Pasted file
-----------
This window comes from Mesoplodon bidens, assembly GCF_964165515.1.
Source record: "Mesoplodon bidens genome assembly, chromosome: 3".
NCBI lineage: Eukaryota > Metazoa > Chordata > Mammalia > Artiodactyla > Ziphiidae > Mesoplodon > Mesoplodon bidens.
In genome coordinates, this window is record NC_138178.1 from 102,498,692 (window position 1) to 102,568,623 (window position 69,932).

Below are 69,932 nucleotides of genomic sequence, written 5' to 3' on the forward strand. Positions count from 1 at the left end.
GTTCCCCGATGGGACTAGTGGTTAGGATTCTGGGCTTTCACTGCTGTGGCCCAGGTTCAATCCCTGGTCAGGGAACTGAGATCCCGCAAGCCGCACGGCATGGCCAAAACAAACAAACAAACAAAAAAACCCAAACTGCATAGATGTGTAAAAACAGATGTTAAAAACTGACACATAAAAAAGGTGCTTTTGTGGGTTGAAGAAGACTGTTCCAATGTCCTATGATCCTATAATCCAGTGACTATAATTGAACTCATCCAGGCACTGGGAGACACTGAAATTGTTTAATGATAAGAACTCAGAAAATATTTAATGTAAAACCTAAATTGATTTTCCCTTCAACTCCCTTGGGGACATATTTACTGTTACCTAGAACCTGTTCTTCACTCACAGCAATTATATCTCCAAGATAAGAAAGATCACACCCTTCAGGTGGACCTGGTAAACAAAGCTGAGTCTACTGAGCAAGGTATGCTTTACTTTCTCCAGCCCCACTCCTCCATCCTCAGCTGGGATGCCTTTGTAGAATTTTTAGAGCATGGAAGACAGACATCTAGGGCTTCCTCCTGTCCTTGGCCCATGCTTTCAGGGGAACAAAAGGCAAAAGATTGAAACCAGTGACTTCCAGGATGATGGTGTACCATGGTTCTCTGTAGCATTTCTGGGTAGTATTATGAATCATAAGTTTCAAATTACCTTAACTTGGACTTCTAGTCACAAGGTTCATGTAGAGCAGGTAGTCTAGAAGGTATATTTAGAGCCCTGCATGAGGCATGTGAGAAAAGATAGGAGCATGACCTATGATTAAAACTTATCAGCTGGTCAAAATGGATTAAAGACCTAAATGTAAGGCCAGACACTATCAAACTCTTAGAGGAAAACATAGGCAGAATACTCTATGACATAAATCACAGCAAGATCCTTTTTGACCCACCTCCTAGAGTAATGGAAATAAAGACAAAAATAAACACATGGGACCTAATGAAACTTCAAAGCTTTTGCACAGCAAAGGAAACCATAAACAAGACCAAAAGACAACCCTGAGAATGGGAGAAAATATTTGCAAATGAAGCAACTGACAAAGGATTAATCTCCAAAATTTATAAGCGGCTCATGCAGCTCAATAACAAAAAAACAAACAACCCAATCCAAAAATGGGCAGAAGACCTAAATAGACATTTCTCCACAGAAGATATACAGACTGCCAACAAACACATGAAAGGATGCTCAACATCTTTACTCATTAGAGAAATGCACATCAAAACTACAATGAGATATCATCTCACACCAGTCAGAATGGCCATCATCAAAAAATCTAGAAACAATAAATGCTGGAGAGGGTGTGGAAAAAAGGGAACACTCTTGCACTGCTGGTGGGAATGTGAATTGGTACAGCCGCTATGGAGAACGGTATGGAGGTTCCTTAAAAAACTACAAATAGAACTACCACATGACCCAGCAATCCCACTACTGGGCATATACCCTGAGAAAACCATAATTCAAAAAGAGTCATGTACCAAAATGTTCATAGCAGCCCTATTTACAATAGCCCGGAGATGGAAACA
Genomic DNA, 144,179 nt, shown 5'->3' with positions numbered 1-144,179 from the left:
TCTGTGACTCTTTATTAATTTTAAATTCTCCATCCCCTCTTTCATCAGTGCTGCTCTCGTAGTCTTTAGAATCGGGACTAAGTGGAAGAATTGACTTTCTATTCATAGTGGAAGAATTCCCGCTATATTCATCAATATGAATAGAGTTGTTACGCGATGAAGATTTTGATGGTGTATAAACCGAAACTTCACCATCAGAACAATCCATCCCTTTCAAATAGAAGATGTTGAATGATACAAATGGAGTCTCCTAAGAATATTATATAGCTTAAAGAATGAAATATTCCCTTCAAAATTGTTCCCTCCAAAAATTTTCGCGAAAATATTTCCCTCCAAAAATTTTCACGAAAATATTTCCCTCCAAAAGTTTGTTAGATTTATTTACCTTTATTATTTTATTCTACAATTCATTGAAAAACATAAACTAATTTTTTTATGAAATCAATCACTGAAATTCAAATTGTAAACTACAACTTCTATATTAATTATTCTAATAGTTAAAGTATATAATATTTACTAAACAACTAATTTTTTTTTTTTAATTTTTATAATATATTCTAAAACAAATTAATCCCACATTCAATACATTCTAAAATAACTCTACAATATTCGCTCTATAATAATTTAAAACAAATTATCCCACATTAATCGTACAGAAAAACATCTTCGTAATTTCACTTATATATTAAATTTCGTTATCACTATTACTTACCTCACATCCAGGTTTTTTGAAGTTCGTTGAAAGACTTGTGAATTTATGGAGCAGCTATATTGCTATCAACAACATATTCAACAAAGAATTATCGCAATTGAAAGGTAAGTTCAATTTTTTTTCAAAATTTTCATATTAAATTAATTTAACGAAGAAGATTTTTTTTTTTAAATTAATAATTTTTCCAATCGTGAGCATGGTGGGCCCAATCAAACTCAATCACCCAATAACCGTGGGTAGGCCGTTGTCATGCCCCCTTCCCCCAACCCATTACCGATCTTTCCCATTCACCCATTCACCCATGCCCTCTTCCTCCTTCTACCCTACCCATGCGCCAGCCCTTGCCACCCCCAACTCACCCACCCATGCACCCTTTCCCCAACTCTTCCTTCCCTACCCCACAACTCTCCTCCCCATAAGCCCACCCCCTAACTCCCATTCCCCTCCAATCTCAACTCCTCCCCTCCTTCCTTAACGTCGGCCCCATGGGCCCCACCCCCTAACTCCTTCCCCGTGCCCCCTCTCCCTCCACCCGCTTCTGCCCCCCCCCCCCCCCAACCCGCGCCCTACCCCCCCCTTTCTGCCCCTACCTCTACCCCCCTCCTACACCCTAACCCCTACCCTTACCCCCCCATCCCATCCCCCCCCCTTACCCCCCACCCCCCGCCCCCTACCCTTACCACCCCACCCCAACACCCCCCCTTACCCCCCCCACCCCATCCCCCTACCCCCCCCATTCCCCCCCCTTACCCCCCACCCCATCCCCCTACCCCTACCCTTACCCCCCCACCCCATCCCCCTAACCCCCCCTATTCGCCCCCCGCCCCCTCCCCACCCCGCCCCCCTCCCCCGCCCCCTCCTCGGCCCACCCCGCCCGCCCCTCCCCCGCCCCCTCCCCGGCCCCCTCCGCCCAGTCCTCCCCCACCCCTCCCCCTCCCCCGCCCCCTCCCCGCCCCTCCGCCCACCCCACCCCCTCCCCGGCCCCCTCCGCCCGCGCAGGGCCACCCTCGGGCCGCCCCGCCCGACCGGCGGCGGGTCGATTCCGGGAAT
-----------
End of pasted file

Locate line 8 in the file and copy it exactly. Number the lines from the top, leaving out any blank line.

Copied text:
TCTGTGACTCTTTATTAATTTTAAATTCTCCATCCCCTCTTTCATCAGTGCTGCTCTCGTAGTCTTTAGAATCGGGACTAAGTGGAAGAATTGACTTTCTATTCATAGTGGAAGAATTCCCGCTATATTCATCAATATGAATAGAGTTGTTACGCGATGAAGATTTTGATGGTGTATAAACCGAAACTTCACCATCAGAACAATCCATCCCTTTCAAATAGAAGATGTTGAATGATACAAATGGAGTCTCCTAAGAATATTATATAGCTTAAAGAATGAAATATTCCCTTCAAAATTGTTCCCTCCAAAAATTTTCGCGAAAATATTTCCCTCCAAAAATTTTCACGAAAATATTTCCCTCCAAAAGTTTGTTAGATTTATTTACCTTTATTATTTTATTCTACAATTCATTGAAAAACATAAACTAATTTTTTTATGAAATCAATCACTGAAATTCAAATTGTAAACTACAACTTCTATATTAATTATTCTAATAGTTAAAGTATATAATATTTACTAAACAACTAATTTTTTTTTTTTAATTTTTATAATATATTCTAAAACAAATTAATCCCACATTCAATACATTCTAAAATAACTCTACAATATTCGCTCTATAATAATTTAAAACAAATTATCCCACATTAATCGTACAGAAAAACATCTTCGTAATTTCACTTATATATTAAATTTCGTTATCACTATTACTTACCTCACATCCAGGTTTTTTGAAGTTCGTTGAAAGACTTGTGAATTTATGGAGCAGCTATATTGCTATCAACAACATATTCAACAAAGAATTATCGCAATTGAAAGGTAAGTTCAATTTTTTTTCAAAATTTTCATATTAAATTAATTTAACGAAGAAGATTTTTTTTTTTAAATTAATAATTTTTCCAATCGTGAGCATGGTGGGCCCAATCAAACTCAATCACCCAATAACCGTGGGTAGGCCGTTGTCATGCCCCCTTCCCCCAACCCATTACCGATCTTTCCCATTCACCCATTCACCCATGCCCTCTTCCTCCTTCTACCCTACCCATGCGCCAGCCCTTGCCACCCCCAACTCACCCACCCATGCACCCTTTCCCCAACTCTTCCTTCCCTACCCCACAACTCTCCTCCCCATAAGCCCACCCCCTAACTCCCATTCCCCTCCAATCTCAACTCCTCCCCTCCTTCCTTAACGTCGGCCCCATGGGCCCCACCCCCTAACTCCTTCCCCGTGCCCCCTCTCCCTCCACCCGCTTCTGCCCCCCCCCCCCCCCAACCCGCGCCCTACCCCCCCCTTTCTGCCCCTACCTCTACCCCCCTCCTACACCCTAACCCCTACCCTTACCCCCCCATCCCATCCCCCCCCCTTACCCCCCACCCCCCGCCCCCTACCCTTACCACCCCACCCCAACACCCCCCCTTACCCCCCCCACCCCATCCCCCTACCCCCCCCATTCCCCCCCCTTACCCCCCACCCCATCCCCCTACCCCTACCCTTACCCCCCCACCCCATCCCCCTAACCCCCCCTATTCGCCCCCCGCCCCCTCCCCACCCCGCCCCCCTCCCCCGCCCCCTCCTCGGCCCACCCCGCCCGCCCCTCCCCCGCCCCCTCCCCGGCCCCCTCCGCCCAGTCCTCCCCCACCCCTCCCCCTCCCCCGCCCCCTCCCCGCCCCTCCGCCCACCCCACCCCCTCCCCGGCCCCCTCCGCCCGCGCAGGGCCACCCTCGGGCCGCCCCGCCCGACCGGCGGCGGGTCGATTCCGGGAAT